However as we all know, there are also other sides to the military and particularly the politics behind it. And we should address these sides. But we should not confuse our respect for the soldiers’ intentions with asking attention for the larger picture. This is what seems to happen now : the red poppy and the commemorations are too often not only about the good intentions and sacrifice (anymore), but they are implicitly or explicitly misused by some politicians to justify wars and glorify war heroes. Consequently, wearing a red poppy can contribute to a societal and political basis of support which can be used by the government to go into more wars; thus indirectly these red poppy wearers may create what they do not want: more deaths and psychological traumas. I think people should be aware of how the red poppies can be misused, when they wear a red Poppy. This is why some people wear a white poppy, which symbolises both respect and also a call for peace. At the same time I will not judge anyone wearing a red poppy as I don’t know their personal intentions behind wearing a poppy. At most I can say they may be ignorant or denying the societal complexity of the red poppy symbol.

Let’s further examine the symbolic (or possibly even the imaginary) meaning of the red poppy.

First, I focused on the text above on the good intentions of individual soldiers. By respecting good intentions such as defending peace, I step aside from the argument that the army may not have been effective in creating peace in reality. However are all intentions of soldiers good? Can young recruits know what the complexity of armies means in reality? Are they able to make a good decision to give their lives to the army? I think not: the minds of soldiers often gets manipulated. Many young kids as young as 16 years join the army in the UK with other intentions, as the army seems their only reasonable career option, and they know from the Hollywood movies how cool it is to become a military hero. The reality is often the opposite and several army generals have told me how many of these kids are not mentally ready, and their young manipulatable minds get bend forever. The most extreme example is that the manipulation of young minds is deliberately used by the Israeli army whose psychologists use prescription to brainwash young minds and create an anti-Palestinian nation (this is a fact, not an anti-israel opinion as I have inside information of the programme the soldiers go through). Other countries are possibly not much worse. Many young recruits love the physical drills but they can’t cope with the reality of war; psychologists have hard work making them ready for reality. Much research shows how being in the army can warp your personality; individuals can internalise their military training and radicalise in their opinions (eg due to cognitive dissonance reduction). They need our support, but possibly not the red poppy which sometimes seems to create a pro-army culture of heroism which attracts more young people to the army for unrealistic ideas and intentions.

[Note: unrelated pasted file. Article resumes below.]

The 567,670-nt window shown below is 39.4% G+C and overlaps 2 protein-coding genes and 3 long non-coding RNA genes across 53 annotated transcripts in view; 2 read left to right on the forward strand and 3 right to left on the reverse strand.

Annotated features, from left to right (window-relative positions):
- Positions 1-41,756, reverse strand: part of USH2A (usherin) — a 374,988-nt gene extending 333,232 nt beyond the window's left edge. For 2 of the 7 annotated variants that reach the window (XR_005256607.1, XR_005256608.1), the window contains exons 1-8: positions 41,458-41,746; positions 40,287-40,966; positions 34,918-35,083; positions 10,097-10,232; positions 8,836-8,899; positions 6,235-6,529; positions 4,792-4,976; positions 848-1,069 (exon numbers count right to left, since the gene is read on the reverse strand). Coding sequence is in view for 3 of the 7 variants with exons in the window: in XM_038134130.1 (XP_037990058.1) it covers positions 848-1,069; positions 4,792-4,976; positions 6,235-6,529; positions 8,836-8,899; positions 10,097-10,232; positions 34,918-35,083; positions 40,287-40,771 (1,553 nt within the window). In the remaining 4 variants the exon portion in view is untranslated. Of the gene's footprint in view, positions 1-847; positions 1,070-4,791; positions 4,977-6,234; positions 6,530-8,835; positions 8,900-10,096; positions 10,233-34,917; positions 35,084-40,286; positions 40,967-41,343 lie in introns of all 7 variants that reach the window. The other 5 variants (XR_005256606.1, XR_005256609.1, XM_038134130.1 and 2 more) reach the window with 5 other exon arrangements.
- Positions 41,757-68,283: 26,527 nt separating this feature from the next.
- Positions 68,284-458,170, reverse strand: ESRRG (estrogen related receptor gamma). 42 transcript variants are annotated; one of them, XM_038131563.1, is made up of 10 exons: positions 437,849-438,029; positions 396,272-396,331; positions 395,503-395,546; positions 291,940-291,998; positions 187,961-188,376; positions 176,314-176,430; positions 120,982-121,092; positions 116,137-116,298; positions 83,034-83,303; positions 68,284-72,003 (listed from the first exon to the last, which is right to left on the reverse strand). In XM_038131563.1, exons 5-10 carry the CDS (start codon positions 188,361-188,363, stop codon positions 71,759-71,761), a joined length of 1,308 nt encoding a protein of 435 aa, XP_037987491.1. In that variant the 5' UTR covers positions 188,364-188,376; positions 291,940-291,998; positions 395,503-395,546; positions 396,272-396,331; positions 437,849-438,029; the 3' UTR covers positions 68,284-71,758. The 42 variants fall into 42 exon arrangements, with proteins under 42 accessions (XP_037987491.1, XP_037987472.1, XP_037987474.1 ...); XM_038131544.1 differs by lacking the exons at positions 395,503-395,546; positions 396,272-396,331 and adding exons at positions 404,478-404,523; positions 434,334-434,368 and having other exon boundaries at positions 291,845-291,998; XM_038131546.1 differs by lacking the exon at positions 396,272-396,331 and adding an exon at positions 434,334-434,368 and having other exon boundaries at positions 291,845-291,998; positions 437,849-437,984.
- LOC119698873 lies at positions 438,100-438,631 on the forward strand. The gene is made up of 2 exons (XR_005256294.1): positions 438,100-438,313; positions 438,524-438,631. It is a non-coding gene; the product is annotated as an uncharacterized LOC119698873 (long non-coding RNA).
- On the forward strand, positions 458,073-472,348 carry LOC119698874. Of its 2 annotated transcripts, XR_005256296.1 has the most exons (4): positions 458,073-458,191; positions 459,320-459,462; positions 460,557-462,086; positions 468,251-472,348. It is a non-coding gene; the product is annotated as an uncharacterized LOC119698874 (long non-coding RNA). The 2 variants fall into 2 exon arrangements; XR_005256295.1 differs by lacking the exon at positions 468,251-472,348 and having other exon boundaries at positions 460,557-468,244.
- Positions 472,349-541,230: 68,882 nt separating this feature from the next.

Second, it is common fact that wars are not only fought for good intentions by governments. For instance there was little evidence for the involvement of Afghanistan in 9/11; instead there is very clear evidence for the involvement of Saudi Arabia, United Arabic Emirates and possibly Russia; Al Qaida was more often trained and living in these countries than in Afghanistan. But these countries have not been attacked. Because it would not benefit the West. Because Bill Clinton has his companies in the UAE. Because the USA and UK are the biggest arm dealers to Saudi Arabia and UAE. Because they need their oil. Facts. We all know that the invasion of Iraq was formally justified by the idea that Hussein had weapons of mass destruction which he did actually not have. Despite their clear lies, Blair and Bush have not been summoned to The Hague International Tribunal, although their decisions have killed hundreds of thousands. I spoke with some high ranking individuals in the British and Dutch army who told me that there was consensus in the military top that military intervention will not help in Syria. They have send many reports to 10 Downing Street telling how military intervention would further escalate the dire human rights situation in Syria and would increase the threat of terrorism in the West (their reports have shown to be completely correct!). However Cameron ignored these reports and two weeks after he chaired the International Arms Fair in London his government ordered military involvement. It has been estimated that the Syria war has given the weapons industry billions in profit. Partially thanks to Cameron. Unfortunately the poor soldiers had to do as they were told, and they gave their time energy and life for a lost cause. But individuals can’t resign from the army as this would be regarded desertion. Like a friend who was demanded to help in Yemen and he refused to lead drones into the conflict “as this is not our war, and its an unfair war, with Saudi Arabia using heavy arms and British military intelligence against nomadic tribes with few arms or military intelligence”. Or for instance the other friend who trained the Israeli army how to use drones, but the Israeli army subsequently used his skills to attack a school about which they were not sure whether there were innocent children present or not. Thus even though some soldiers may have good intentions, they are embedded in a system which seems inherently mixed with good and many bad intentions, often focusing on making a financial profit and gaining political dominance. The red poppy does not seem to take this complexity into account.